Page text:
• Mardi Gras Season Starts Soon!

    December 1, 2016 | News
  • MARDI GRAS 2017

    This year's Carnival season (which absolutely nobody calls the Carnival season) starts on Friday, Jan. 6, and ends at midnight on Fat Tuesday (aka Mardi Gras day), Feb. 28.  New Orleanians may celebrate the start of the season on Jan. 6 because of a drunken king cake party in 1870.  But before we go into detail about Jan. 6, 1870, here's what you should know about Jan. 6, 2017.

    Starting at 12:01 a.m. Friday, you are free to say "Happy Mardi Gras" to the bus driver, in the same way you might start saying "Merry Christmas" on the first day after Thanksgiving.

    Starting Jan. 6, you are also free to wear purple green and gold, the ghastly colors of Mardi Gras.  But start out slow.  In the workplace, your fellow employees should not be asked to endure your purple, green and gold bowtie or scarf until, say, Endymion Saturday (Feb. 25).

    Starting Jan. 6, you are free -- obliged, even -- to eat king cake (round pastries with ghastly purple, green, and gold sprinkles) whenever you encounter it.

    Truth is, these days you'll see king cakes for sale pretty much all year round. However, purists view purchasing king cakes before Jan. 6 as a demonstration of gauche impatience.  Sort of like shooting off fireworks on July 3.  Or opening the Christmas presents a day early.

    It's no big deal.  A cultural misdemeanor.

    Traditionally Kings Day, aka Epiphany, aka Twelfth Night, is a time of feasting.  So, back in 1870, one of the very first Mardi Gras clubs decided to have a parade and party on that night.  They called themselves the Twelfth Night Revelers.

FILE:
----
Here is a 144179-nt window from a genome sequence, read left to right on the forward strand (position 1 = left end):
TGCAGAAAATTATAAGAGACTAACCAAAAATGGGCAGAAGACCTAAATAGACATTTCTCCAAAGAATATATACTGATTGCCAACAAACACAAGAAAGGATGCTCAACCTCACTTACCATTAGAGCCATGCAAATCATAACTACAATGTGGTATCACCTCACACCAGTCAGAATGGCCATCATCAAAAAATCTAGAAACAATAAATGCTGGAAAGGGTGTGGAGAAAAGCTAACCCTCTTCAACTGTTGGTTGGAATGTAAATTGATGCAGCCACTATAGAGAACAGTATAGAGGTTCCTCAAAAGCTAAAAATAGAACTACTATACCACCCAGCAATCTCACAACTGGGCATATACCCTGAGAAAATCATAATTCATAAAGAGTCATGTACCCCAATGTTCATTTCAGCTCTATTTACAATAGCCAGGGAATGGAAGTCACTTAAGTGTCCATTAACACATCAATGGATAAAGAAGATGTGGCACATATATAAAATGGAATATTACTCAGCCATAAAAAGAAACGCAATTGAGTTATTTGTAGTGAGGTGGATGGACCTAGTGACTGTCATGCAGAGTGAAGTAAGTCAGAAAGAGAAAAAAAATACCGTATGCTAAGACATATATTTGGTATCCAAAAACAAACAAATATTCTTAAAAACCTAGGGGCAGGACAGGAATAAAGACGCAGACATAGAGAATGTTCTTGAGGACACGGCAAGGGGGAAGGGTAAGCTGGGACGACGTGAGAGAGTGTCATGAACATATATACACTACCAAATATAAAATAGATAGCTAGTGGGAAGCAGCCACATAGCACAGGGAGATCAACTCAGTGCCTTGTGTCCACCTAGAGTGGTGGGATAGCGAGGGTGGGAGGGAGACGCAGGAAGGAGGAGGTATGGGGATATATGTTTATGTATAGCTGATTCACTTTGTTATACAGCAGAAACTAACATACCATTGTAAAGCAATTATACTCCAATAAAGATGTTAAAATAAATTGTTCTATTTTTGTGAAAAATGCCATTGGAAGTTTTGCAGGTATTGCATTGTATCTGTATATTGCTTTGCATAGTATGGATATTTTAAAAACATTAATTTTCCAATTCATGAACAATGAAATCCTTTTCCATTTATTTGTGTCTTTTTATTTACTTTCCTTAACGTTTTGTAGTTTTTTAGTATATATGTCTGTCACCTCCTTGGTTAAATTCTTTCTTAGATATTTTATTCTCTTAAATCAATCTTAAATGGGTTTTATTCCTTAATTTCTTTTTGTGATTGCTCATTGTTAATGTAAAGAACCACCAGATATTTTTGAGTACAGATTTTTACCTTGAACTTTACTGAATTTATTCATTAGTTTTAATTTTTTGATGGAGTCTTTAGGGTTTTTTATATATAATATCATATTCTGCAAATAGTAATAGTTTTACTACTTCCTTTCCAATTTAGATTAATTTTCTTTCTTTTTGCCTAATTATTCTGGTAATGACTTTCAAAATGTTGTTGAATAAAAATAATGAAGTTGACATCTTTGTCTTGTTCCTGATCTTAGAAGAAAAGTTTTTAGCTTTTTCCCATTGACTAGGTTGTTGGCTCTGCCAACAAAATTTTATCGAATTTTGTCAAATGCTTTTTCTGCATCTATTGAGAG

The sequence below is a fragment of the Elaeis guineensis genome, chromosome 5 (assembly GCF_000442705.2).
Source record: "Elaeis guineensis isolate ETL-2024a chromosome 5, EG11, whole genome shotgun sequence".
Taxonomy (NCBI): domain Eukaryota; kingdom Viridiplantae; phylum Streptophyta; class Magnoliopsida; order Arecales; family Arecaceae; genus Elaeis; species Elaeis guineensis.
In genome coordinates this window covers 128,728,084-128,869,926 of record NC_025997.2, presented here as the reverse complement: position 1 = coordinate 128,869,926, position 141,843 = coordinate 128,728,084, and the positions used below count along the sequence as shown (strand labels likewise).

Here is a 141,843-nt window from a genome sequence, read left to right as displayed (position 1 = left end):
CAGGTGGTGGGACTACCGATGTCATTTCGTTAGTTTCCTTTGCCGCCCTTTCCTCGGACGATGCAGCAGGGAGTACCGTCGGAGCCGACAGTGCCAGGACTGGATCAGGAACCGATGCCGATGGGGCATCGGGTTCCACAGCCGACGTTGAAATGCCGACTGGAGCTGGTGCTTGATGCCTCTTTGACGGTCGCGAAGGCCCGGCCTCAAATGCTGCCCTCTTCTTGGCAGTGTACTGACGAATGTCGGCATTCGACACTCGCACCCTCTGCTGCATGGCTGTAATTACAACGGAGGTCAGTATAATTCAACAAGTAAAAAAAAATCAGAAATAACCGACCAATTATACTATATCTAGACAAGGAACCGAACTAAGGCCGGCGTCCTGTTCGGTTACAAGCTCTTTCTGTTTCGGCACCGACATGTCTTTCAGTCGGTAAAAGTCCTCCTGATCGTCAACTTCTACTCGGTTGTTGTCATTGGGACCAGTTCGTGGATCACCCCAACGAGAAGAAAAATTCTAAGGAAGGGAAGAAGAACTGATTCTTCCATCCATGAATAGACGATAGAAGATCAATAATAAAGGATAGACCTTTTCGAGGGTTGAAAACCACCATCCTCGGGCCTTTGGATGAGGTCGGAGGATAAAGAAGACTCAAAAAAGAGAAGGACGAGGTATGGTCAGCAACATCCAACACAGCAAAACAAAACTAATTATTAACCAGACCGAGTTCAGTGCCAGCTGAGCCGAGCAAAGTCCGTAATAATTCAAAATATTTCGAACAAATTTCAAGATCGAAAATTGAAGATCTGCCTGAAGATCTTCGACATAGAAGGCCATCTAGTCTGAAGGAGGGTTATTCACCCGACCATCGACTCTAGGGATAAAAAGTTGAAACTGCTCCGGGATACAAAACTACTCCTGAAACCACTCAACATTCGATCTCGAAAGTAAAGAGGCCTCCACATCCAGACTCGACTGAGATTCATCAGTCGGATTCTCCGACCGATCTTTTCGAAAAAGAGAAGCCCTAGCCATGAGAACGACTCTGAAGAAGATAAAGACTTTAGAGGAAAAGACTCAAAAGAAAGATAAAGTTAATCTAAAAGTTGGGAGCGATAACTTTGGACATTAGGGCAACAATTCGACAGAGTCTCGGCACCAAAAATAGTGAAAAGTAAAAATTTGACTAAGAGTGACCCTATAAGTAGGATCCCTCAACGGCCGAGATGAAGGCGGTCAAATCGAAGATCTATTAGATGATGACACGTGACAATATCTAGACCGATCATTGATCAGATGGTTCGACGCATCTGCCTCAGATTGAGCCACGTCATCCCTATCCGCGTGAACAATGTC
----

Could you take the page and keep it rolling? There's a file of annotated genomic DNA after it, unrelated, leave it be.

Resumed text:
According to a 2009 NOLA.com story titled "A History of Mardi Gras" by Becky Retz, the Revelers employed jesters to serve king cake to young ladies at the party.  Back then, king cakes had a gilded bean hidden inside (because pink plastic babies were very, very scarce in those days).  Whichever young lady got the lucky bean would be crowned queen of the Revelers. But, according to Retz, the Revelers' jesters went off the rails. 

    "It seems the fools were drunk," Retz wrote, "and instead of presenting the cake, they either dropped it on or threw it at the women."

    Oh you guys!

    And there you have it. Since the Twelfth Night Revelers' fateful drunken king cake party, New Orleans has apparently begun the Mardi Gras season on Jan. 6.  At least that seems to be the answer.

    Happy Mardi Gras!